It is often very difficult to balance shareholders' demands for return on investment with long-term goals for a company.


RE: Love it.
By MrBlastman on 6/13/2008 1:20:16 PM , Rating: 3
Keep living in the clouds man. Not all of the world revolves around the $green$ utopia you envision.

How do you measure a man's impact and worth in life? By his money? By his accomplishments? Or by his principles?

Think hard before you answer.

... and get to work on starting that billion dollar company you think is so easy to create. ;)


RE: Love it.
By masher2 (blog) on 6/13/08, Rating: 0
RE: Love it.
By MrBlastman on 6/13/2008 1:36:50 PM , Rating: 1
You're darned right. I'm a capitalist and work 100% commission, earning my keep every single day.

I only get paid for whatever sweat I create. If I do nothing I get nothing. I love every minute of it and wouldn't trade it in at all.

I'm just trying to get the point across to Tom that money is not the end-all for everyone. Some could care less. It doesn't make it right what they are doing, but it is certainly worth elaboration to expain to those who don't see it.


RE: Love it.
By TomZ on 6/13/2008 1:41:11 PM , Rating: 2
You're making this into some kind of social/political argument. I'm just saying that Yang is not doing his job and should be removed. Whether he needs/wants/worships/hates money is irrelevant, as are his ego problems. He's supposed to do a job and he isn't, that's all.


RE: Love it.
By ksuWildcat on 6/13/2008 1:43:00 PM , Rating: 3
quote:
In a capitalist society, people get rich not by confiscating wealth from others, but by creating it.


Well, ideally anyway. But then there are people like Kenneth Lay from Enron whom did "confiscate" their wealth from others. It's a shame that he didn't live long enough to serve his prison sentence.

Capitalism works pretty well under many conditions, but like all other systems, it is relatively easy to manipulate, lie, cheat, and steal your way through, regardless of what part of the income scale one is on.

I still hope that someday we'll have a utopia where we work for the betterment of all.

"Don't tell me you don't use money in the 23rd century."


RE: Love it.
By ksuWildcat on 6/13/2008 1:44:26 PM , Rating: 2
I should have read what I typed more carefully, as I meant to say:

"Don't tell me that you don't use money in the 23rd century."


RE: Love it.
By masher2 (blog) on 6/13/2008 1:49:46 PM , Rating: 3
Err, Ken Lay is a testament to the stupidity of socialistic government structures, not capitalism. Had the California legislature not created such an artificial, arbitrary system of price controls and structures, no one could have abused the system to profit from it.


RE: Love it.
By ksuWildcat on 6/13/2008 2:01:57 PM , Rating: 2
Backdating stock options and directing subordinates to use shady accounting practices is the fault of the government? He knew perfectly well that what he was doing was wrong, both from a legal and moral point of view.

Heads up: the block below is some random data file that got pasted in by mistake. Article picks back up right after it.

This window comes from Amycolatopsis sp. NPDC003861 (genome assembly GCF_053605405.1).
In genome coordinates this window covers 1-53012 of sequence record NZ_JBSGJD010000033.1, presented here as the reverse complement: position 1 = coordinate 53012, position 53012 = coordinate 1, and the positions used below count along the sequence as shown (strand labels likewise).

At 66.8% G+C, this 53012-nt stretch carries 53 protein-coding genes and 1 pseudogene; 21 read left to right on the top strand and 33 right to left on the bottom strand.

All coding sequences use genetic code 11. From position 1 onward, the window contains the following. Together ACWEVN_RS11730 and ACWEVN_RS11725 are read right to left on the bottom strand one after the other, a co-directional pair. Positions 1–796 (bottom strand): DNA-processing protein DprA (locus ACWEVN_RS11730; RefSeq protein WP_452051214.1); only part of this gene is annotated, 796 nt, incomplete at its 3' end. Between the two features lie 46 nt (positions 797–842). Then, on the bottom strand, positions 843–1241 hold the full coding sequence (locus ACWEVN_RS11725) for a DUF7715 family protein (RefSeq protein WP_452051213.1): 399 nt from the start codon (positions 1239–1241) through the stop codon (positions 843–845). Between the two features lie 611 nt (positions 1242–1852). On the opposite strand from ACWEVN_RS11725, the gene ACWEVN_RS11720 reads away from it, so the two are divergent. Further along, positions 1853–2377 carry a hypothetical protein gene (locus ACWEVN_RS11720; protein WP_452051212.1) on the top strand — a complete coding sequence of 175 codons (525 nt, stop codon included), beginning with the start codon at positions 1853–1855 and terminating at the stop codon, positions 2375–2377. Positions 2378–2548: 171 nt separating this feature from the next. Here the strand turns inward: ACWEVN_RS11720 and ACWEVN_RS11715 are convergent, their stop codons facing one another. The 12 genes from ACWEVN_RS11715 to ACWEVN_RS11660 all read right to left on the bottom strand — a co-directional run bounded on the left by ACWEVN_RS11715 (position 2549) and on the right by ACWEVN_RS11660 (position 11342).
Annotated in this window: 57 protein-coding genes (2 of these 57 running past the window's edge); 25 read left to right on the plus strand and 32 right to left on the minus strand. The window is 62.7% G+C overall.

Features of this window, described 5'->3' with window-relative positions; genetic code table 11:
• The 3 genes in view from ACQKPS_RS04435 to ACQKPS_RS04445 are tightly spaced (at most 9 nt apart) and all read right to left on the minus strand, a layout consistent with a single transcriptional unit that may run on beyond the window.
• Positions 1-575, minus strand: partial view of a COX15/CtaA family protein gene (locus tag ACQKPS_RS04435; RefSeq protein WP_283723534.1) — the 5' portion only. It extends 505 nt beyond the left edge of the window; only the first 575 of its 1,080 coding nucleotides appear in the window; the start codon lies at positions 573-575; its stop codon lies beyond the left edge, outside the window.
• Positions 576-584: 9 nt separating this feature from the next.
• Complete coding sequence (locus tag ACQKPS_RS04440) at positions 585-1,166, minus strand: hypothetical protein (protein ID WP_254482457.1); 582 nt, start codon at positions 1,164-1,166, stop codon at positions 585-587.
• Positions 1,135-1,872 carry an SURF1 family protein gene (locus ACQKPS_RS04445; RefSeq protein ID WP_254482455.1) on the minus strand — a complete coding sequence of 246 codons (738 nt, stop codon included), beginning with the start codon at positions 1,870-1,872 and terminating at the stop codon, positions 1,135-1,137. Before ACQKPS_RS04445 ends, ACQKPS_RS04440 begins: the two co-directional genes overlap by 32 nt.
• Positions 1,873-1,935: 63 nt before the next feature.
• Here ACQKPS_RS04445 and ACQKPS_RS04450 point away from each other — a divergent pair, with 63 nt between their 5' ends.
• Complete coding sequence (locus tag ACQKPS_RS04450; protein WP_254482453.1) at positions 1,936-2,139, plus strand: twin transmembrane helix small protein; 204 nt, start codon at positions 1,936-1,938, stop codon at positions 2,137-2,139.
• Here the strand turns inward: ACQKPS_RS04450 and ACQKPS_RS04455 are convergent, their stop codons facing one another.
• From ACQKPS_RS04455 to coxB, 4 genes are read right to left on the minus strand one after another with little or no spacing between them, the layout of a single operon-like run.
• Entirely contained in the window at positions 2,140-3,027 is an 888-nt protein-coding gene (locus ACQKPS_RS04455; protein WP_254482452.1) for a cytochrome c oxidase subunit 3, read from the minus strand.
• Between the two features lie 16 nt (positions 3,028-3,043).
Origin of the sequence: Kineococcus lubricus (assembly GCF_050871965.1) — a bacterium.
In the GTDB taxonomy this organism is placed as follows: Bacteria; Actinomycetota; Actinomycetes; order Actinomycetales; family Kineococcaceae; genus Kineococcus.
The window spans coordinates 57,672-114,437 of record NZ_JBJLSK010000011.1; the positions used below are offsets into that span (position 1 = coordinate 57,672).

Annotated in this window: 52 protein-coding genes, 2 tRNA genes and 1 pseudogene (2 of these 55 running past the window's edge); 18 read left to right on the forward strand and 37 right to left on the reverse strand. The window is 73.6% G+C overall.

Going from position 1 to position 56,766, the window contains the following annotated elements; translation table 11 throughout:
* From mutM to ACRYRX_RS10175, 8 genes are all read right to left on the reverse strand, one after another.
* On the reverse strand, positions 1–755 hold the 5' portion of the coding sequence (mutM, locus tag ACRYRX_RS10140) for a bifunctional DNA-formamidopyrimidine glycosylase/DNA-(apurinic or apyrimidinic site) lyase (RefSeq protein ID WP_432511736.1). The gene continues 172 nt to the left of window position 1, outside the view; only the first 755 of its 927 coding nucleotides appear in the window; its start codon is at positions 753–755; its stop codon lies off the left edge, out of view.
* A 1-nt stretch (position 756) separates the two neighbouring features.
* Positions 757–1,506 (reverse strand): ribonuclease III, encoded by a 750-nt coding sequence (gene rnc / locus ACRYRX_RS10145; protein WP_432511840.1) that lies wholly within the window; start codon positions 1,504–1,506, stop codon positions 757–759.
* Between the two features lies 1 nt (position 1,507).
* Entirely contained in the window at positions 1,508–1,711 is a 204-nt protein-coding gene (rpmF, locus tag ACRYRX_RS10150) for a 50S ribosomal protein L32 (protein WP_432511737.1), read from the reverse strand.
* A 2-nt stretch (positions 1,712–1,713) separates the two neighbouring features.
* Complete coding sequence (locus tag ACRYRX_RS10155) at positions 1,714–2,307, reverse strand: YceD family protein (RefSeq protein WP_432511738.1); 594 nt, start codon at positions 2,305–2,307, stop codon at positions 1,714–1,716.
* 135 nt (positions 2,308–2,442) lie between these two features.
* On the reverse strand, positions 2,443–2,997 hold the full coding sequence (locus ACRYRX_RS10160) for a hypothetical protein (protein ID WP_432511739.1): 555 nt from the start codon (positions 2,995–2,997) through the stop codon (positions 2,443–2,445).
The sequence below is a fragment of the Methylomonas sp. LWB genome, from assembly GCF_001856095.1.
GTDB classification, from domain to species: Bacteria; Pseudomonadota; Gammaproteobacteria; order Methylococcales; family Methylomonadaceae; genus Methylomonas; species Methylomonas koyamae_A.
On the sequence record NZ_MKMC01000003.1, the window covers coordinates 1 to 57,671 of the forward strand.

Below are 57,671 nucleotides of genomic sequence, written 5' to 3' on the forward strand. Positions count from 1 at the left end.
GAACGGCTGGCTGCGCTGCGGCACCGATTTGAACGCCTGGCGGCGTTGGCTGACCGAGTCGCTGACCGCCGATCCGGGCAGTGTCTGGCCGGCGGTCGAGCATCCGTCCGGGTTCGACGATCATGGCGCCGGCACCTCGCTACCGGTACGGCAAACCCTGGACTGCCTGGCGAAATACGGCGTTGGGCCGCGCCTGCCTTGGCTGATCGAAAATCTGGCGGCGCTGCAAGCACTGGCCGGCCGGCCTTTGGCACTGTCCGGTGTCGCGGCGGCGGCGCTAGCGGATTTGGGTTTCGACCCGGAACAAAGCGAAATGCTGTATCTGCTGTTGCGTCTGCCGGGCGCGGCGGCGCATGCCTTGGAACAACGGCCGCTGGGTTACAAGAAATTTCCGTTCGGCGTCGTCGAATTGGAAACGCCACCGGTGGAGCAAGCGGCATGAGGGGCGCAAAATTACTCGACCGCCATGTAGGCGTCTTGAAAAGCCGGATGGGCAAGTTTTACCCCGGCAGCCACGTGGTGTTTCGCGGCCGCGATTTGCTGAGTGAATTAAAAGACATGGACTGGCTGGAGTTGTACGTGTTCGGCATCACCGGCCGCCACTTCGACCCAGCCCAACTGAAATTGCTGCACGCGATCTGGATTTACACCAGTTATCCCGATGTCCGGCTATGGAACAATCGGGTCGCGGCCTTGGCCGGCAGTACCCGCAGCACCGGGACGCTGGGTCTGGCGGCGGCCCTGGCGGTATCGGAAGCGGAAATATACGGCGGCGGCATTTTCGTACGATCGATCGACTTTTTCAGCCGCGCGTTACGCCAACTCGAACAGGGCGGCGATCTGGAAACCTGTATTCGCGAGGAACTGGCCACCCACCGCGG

RE: Love it.
By masher2 (blog) on 6/13/2008 2:15:09 PM , Rating: 2
Come on, Enron isn't famous for backdating stock options, a practice thousands of companies have engaged in. Enron existed for one reason only -- changes in government regulations that created a market for wholesale trading (and manipulation) of electricty and natural gas markets.


RE: Love it.
By ksuWildcat on 6/13/2008 2:29:13 PM , Rating: 2
Nevertheless, government policies did not drive Ken Lay to lie and steal as his company tanked and ruined many peoples' lives. There would be no need for government regulation if people like him didn't exist. You cannot fault the government for his (or other executives') behaviors.


RE: Love it.
By masher2 (blog) on 6/13/2008 2:45:58 PM , Rating: 2
> "government policies did not drive Ken Lay to lie and steal "

No, but they enabled him to do so. Without the artificial energy markets created by government fiat, Enron would have never existed.


RE: Love it.
By rsmech on 6/13/2008 2:06:07 PM , Rating: 2
There will always be abusers to any system. Someone like Kenneth Lay would also abuse your utopia. So to give an example of a crook doesn't invalidate the entire system.

It's the flaws in people that find was to abuse any system.


RE: Love it.
By ksuWildcat on 6/13/2008 2:25:06 PM , Rating: 1
Indeed, which is why it would take a radical cultural shift to even begin thinking about such an idea, but I can still hope that someday, money will not be the driving force behind our advancement.


RE: Love it.
By TomZ on 6/13/2008 2:48:32 PM , Rating: 2
I suggest you move to a country and live under a communist or socialist regime, if you want a "radical cultural shift" and to live a life where money is not the "driving force behind our advancement."


RE: Love it.
By ksuWildcat on 6/13/2008 3:19:22 PM , Rating: 2
I'm picturing a world where there are no countries, religions, or other social controls invented by man, where our leaders are not self-serving bureaucrats, and where people act in the interest of helping all. Unfortunately, such a notion may never exist, but you can call me an optimist.


RE: Love it.
By MrBlastman on 6/13/2008 3:34:16 PM , Rating: 2
Sounds pretty bleak to me. A very :-| utopia.

At least we have diversity in the world we are in right now.

Like it or not, good and evil create color in an otherwise stark world. It'd be a boring movie if everyone was smiling all the time totally clueless as to their inner existence.

That or a good zombie flick.

... "Look at all the smiling people."

"HOLY CROW BARNS! DID YOU SEE THAT ZOMBIE BITE HIS HEAD OF?!" a fan proclaims, turning to his neighbor and notices a blank, white look on his face with soul-less eyes. "Uh oh"

A munching noise is heard.

Nope, come to think of it, it wouldn't be so bad. :)


RE: Love it.
By TETRONG on 6/13/2008 6:22:00 PM , Rating: 2
That's precisely why you're so dangerous-because you live in movies.

Go pop some pills and erect your shrine to trump and hilton.